Mark Rothko: Seagram Murals
December 6, 2011 – July 22, 2012
East Building Concourse
This exhibition is no longer on view at the National Gallery.
Overview: In June 1958, Mark Rothko accepted a commission to decorate a dining room in the Four Seasons restaurant of the Seagram Building on Park Avenue in Manhattan, a new modernist skyscraper by Philip Johnson and Mies van der Rohe. Departing from his wonted format of floating rectangles in glowing colors, Rothko produced wine-dark paintings with ambiguous portal shapes evoking what he called a "closed space." From the fall of 1958 into 1959 he was completely absorbed, making more than thirty even though the room only offered places for seven. At the same time, he became increasingly doubtful that a luxury restaurant with its wealthy patrons was the appropriate venue for his art. He withdrew, canceling what would have been his first painted environment—a "place," as he ambitiously said, rather than just a group of paintings. He did, however, complete commissions for a room at Harvard University and a chapel in Houston before his death in 1970.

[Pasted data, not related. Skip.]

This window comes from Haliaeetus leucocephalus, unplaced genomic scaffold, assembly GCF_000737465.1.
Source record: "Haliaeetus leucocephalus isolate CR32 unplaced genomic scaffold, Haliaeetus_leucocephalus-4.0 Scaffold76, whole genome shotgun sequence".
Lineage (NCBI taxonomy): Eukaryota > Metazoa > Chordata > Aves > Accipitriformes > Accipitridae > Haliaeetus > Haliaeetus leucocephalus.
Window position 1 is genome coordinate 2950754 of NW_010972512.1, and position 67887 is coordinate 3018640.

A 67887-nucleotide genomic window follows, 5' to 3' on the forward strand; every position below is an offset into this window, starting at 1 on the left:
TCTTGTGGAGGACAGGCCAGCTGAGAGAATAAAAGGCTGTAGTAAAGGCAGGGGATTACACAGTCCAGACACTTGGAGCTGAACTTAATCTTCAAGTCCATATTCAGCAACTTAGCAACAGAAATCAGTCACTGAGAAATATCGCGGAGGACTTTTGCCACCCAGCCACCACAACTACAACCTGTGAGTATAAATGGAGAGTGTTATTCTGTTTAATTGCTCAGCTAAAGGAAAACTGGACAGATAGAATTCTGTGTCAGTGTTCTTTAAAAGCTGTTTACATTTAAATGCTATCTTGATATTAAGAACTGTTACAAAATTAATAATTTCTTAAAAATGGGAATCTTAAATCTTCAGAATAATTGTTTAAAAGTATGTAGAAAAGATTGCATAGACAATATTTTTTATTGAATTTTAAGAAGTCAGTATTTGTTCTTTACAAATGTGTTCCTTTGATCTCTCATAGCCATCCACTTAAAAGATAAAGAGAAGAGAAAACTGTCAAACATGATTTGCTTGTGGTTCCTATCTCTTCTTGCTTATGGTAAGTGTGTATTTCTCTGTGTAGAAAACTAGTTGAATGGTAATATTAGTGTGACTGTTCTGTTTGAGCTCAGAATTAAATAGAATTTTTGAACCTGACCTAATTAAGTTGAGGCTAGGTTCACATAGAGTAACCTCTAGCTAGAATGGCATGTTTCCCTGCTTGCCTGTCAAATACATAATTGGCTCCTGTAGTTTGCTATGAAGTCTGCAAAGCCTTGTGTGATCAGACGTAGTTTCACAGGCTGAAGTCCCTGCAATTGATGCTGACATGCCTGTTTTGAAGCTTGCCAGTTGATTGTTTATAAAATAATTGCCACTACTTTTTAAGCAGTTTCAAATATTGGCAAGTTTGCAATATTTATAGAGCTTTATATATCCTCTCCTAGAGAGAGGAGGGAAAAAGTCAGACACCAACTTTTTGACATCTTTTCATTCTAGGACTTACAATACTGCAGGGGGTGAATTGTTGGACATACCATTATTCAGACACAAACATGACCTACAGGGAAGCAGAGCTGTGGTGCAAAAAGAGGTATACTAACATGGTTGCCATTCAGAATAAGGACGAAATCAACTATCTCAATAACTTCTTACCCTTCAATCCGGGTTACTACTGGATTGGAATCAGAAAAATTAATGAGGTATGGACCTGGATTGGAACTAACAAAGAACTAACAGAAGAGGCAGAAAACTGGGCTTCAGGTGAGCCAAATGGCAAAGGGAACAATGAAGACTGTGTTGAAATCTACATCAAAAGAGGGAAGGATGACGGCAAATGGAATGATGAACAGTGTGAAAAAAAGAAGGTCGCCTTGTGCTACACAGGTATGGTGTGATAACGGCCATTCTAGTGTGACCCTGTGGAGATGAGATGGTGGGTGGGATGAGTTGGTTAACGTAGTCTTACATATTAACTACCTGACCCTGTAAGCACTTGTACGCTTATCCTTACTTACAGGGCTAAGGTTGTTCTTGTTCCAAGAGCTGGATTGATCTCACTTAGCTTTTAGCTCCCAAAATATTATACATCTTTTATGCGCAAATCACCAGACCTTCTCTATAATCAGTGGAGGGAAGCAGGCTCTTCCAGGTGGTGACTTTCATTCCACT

In 1985 and 1986, the National Gallery of Art received a vast gift of works from the Mark Rothko Foundation, including several paintings deriving from the so-called Seagram Mural project. The installation of three of these in the Concourse galleries of the East Building is timed to coincide with the presentation of John Logan's play Red at Arena Stage (January 20 to March 4), which dramatizes Rothko's struggle with the commission.
Organization: Organized by the National Gallery of Art.